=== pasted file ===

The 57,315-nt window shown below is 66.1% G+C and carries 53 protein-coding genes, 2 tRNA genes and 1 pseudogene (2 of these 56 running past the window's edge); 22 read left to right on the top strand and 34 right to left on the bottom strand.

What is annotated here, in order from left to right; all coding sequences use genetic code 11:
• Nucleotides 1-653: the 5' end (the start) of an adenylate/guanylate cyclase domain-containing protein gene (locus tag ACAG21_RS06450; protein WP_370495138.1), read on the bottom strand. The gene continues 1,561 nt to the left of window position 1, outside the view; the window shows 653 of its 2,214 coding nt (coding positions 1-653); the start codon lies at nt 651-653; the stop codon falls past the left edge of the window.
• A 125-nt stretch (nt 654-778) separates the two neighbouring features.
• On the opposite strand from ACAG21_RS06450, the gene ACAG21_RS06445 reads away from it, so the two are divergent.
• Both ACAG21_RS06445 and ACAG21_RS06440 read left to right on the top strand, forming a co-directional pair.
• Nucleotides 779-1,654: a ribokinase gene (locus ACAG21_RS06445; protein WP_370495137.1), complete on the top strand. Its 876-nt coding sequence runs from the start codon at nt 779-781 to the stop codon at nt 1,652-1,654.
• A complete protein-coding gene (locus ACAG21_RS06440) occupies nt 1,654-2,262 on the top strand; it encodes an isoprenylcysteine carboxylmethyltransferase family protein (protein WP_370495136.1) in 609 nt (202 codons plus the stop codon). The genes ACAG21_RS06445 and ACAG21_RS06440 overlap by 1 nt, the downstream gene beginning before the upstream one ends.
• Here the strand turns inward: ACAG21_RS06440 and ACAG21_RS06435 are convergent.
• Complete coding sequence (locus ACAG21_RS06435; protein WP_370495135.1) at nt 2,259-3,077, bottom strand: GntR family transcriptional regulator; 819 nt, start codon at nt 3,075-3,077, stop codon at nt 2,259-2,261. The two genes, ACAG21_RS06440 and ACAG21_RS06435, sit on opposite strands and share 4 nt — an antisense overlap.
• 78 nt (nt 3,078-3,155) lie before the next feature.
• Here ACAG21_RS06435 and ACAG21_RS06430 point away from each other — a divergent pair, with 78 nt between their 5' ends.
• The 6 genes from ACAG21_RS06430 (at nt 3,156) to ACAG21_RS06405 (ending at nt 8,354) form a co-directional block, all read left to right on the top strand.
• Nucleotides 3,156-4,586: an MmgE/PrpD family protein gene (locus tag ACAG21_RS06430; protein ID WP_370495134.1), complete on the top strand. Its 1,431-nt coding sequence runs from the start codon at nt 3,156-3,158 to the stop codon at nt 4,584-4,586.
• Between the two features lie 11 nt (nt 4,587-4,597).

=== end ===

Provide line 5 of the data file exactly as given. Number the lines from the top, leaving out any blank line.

• On the opposite strand from ACAG21_RS06450, the gene ACAG21_RS06445 reads away from it, so the two are divergent.